Theoretically, marketing and sales are charged with working in concert to drive demand and revenue, but in most organizations, this is far from the reality. Cultural issues aside, it’s nearly impossible for these two groups to act in alignment when working from separate data sets.

Because the sales organization is the one closing deals, most companies place greater trust in their CRM data than in the data captured in a marketing automation tool or other marketing system of record. That means the onus is on the marketing team to create trust in their data. By pushing marketing data into the CRM and adding the use of a response management tool, marketing can generate reports and manage their analytics in the CRM system, ensuring marketing and sales are on the same page.


Element 2: Set lead lifecycle-related goals and definitions

According to John Donlon, Research Director at SiriusDecisions, in an interview, “The key is to first identify the right metrics and then define target goals in order to measure whether efforts are underperforming, right in line with expectations, or exceeding expectations.” In a complex selling environment with a long buying cycle, marketers are wise to focus on a few key metrics: volume, conversion and velocity throughout the entire funnel. Combined, these three metrics help marketing understand its impact on business and where to prioritize future program investments.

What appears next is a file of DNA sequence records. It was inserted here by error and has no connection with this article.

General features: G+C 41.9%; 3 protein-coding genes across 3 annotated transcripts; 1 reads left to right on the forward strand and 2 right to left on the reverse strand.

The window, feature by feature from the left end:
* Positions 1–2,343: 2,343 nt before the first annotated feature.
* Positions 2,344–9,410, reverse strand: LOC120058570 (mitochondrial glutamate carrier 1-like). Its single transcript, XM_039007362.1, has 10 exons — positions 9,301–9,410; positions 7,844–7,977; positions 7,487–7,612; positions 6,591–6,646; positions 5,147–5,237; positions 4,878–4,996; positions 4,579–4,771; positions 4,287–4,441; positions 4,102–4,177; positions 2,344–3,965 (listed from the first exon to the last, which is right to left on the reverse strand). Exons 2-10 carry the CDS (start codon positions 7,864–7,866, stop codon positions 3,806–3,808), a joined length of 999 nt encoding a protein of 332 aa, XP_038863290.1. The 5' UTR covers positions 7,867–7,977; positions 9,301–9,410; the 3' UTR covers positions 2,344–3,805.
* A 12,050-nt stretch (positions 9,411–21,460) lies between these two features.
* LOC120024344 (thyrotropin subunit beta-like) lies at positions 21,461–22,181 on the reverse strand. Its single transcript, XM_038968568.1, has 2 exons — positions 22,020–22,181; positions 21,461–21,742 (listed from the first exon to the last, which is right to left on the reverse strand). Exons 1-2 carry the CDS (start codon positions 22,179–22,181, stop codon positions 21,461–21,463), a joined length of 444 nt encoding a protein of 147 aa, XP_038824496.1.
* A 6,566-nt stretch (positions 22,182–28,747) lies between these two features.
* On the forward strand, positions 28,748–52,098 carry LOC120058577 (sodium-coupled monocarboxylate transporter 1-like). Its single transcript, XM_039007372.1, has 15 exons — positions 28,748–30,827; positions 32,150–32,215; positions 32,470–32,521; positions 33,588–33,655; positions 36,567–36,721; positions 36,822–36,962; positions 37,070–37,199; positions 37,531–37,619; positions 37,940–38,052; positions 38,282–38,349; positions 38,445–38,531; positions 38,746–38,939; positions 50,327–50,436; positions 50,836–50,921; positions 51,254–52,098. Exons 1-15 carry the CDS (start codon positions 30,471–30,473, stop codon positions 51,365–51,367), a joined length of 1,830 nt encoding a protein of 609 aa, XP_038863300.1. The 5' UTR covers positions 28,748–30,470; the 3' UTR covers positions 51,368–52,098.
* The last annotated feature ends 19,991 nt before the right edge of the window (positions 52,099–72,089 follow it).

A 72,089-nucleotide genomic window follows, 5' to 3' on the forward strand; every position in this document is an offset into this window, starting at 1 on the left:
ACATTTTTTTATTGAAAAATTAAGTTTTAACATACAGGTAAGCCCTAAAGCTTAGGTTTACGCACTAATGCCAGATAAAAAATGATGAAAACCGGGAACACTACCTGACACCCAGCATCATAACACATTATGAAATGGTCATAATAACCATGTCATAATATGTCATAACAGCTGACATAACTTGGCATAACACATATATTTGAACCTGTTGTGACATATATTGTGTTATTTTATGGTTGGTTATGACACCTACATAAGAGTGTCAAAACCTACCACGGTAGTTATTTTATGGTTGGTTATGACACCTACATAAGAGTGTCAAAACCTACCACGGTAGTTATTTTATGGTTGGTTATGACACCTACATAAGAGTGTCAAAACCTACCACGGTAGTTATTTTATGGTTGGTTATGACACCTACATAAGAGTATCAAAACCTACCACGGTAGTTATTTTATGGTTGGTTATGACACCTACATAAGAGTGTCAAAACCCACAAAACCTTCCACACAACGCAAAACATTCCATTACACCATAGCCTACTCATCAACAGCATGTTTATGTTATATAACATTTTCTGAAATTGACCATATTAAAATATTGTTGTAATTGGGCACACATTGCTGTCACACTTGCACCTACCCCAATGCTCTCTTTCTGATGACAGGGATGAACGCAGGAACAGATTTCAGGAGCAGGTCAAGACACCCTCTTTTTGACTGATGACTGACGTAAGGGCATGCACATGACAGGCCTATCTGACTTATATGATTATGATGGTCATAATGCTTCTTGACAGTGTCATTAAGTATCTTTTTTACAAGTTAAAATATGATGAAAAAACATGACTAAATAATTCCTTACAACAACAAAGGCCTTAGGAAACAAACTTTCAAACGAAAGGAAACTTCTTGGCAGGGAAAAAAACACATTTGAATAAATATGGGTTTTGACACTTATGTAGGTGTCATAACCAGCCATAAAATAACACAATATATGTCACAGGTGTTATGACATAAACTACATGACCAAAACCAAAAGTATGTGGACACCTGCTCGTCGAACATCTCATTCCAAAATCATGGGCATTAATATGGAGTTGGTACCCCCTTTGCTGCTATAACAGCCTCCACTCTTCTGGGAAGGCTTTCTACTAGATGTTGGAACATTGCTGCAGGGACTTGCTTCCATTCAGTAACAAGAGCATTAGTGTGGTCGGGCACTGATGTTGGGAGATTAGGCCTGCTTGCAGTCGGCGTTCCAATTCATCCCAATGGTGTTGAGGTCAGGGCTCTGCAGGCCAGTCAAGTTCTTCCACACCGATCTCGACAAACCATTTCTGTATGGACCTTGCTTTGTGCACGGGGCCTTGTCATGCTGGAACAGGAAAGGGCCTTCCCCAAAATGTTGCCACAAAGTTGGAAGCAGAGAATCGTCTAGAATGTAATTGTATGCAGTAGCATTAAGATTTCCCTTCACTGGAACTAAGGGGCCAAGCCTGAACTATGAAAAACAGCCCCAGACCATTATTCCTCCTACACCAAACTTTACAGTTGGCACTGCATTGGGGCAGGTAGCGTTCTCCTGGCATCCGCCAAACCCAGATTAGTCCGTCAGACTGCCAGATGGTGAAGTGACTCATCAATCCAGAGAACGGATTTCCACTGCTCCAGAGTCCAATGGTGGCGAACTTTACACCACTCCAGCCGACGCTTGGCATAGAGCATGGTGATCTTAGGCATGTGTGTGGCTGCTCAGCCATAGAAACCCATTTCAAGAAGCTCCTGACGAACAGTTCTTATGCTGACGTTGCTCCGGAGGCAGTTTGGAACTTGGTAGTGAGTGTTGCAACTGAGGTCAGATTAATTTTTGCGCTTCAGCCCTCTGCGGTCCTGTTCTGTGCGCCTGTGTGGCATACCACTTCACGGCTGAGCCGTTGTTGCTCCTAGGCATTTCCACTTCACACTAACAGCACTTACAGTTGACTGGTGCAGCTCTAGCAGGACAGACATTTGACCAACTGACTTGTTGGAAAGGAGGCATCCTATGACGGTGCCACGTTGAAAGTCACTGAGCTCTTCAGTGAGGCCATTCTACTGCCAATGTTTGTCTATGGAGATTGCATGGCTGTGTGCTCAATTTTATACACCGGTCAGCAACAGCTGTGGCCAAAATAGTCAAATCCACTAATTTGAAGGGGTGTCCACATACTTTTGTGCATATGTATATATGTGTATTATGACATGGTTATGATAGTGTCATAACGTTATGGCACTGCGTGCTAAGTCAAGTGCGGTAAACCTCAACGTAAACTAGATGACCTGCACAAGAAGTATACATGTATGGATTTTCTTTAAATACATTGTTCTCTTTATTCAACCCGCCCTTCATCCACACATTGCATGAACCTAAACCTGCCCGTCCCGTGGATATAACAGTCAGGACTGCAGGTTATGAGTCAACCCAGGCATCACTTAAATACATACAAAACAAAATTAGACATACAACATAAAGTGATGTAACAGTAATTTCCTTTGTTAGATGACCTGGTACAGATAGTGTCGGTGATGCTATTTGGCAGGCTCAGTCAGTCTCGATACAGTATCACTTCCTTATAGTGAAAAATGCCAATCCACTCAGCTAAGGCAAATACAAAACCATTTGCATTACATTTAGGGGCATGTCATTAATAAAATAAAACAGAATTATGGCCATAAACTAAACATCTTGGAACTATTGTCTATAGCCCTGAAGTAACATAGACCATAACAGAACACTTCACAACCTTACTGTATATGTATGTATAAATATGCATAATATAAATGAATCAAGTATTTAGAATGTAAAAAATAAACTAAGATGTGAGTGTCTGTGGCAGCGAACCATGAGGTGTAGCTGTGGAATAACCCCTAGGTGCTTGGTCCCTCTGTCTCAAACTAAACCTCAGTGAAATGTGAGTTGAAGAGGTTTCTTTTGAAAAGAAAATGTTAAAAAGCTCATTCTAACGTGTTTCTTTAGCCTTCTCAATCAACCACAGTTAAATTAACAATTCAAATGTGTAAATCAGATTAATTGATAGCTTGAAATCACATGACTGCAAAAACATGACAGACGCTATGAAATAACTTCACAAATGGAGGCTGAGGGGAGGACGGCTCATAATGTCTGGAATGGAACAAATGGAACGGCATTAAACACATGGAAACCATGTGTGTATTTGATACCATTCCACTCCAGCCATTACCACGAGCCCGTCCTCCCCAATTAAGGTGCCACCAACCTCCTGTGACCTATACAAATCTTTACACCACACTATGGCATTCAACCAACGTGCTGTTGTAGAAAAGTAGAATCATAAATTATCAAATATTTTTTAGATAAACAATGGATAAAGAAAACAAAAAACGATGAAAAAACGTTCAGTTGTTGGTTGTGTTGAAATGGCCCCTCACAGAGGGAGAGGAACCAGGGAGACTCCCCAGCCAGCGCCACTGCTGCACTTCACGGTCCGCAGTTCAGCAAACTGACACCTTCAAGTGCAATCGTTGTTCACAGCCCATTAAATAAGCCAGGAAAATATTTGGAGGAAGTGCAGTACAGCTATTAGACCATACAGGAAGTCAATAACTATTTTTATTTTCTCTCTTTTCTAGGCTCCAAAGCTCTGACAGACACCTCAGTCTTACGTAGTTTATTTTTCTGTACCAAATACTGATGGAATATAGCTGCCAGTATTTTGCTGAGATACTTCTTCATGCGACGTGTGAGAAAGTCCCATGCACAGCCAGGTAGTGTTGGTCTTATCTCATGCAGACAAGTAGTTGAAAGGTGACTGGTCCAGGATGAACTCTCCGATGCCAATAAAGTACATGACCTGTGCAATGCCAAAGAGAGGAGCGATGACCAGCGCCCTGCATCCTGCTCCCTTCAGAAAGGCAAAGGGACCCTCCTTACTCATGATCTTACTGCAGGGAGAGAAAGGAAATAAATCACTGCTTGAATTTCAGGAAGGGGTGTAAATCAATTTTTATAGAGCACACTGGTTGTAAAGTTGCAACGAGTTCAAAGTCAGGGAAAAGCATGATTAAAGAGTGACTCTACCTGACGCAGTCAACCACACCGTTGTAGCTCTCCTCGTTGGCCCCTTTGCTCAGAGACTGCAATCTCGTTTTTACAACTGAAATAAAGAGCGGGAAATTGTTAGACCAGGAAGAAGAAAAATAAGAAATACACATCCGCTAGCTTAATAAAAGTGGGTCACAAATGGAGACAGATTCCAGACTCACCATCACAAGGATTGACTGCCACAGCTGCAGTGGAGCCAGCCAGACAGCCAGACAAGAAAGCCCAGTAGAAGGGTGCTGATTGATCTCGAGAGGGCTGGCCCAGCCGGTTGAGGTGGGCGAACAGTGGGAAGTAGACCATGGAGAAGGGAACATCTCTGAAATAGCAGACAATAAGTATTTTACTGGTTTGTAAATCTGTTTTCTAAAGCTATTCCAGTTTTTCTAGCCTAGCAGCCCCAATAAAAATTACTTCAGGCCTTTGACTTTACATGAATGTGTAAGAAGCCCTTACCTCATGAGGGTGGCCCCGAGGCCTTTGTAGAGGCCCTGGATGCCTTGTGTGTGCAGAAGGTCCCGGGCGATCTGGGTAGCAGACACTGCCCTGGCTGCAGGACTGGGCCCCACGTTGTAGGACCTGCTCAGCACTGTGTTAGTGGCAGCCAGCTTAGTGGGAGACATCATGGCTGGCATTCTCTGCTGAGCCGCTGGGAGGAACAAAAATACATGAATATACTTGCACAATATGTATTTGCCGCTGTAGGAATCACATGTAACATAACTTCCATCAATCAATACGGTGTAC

VOLUME. Volume helps determine whether the top-of-funnel marketing effort is sufficient. Here’s an example scenario: If the company’s average deal size
is $10,000 and the goal is to generate $100,000 in revenue this month, the sales team needs to close 10 deals. Assume the sales cycle is two weeks, the conversion from lead to close is 1/100, and marketing sources half of all deals. In this case, marketing needs to generate 500 marketing qualified leads (MQLs) in the first two weeks of the month.

10 deals x 100 MQLs for each deal x 50% sourced by marketing = 500 MQLs


CONVERSION. Conversion rates measure lead movement from stage to stage, showing how marketing is performing throughout the entire sales funnel. Measuring time in each stage gives clues into how to improve velocity. Perhaps MQLs are stuck in the marketing-to-sales handoff, requiring an adjustment to the process. Or perhaps they are lagging at a later stage in the funnel, and marketing can launch programs to accelerate the progression. For any stage,

the conversion rate into the next stage is:# of Leads in StageA+1 # of Leads in StageA




To illustrate an example of goal-setting, consider the following scenario:

Imagine a three-stage funnel (typically five is standard). Let’s assume the company’s top-of-funnel activities are able to reach and draw 500 MQLs. Now let’s figure out the individual target conversion rates for Stage 1 to Stage 2, as well as Stage 2 to Stage 3.